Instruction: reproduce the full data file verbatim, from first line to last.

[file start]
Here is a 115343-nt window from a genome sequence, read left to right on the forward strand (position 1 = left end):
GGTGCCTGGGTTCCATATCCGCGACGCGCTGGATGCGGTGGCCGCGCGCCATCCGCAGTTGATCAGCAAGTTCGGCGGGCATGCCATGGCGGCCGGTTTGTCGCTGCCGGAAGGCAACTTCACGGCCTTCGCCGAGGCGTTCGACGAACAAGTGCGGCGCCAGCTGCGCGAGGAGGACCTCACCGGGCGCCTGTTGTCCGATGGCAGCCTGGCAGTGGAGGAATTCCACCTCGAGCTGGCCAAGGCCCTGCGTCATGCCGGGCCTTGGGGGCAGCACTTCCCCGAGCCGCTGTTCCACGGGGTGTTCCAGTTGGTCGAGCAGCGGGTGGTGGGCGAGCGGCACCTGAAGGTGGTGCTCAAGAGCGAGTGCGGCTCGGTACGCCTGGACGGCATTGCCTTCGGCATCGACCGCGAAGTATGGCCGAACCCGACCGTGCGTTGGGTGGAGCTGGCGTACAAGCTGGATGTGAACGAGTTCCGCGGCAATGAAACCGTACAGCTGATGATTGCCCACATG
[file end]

Here is a 115343-nt window from a genome sequence, read left to right on the forward strand (position 1 = left end):
GGTGCCTGGGTTCCATATCCGCGACGCGCTGGATGCGGTGGCCGCGCGCCATCCGCAGTTGATCAGCAAGTTCGGCGGGCATGCCATGGCGGCCGGTTTGTCGCTGCCGGAAGGCAACTTCACGGCCTTCGCCGAGGCGTTCGACGAACAAGTGCGGCGCCAGCTGCGCGAGGAGGACCTCACCGGGCGCCTGTTGTCCGATGGCAGCCTGGCAGTGGAGGAATTCCACCTCGAGCTGGCCAAGGCCCTGCGTCATGCCGGGCCTTGGGGGCAGCACTTCCCCGAGCCGCTGTTCCACGGGGTGTTCCAGTTGGTCGAGCAGCGGGTGGTGGGCGAGCGGCACCTGAAGGTGGTGCTCAAGAGCGAGTGCGGCTCGGTACGCCTGGACGGCATTGCCTTCGGCATCGACCGCGAAGTATGGCCGAACCCGACCGTGCGTTGGGTGGAGCTGGCGTACAAGCTGGATGTGAACGAGTTCCGCGGCAATGAAACCGTACAGCTGATGATTGCCCACATG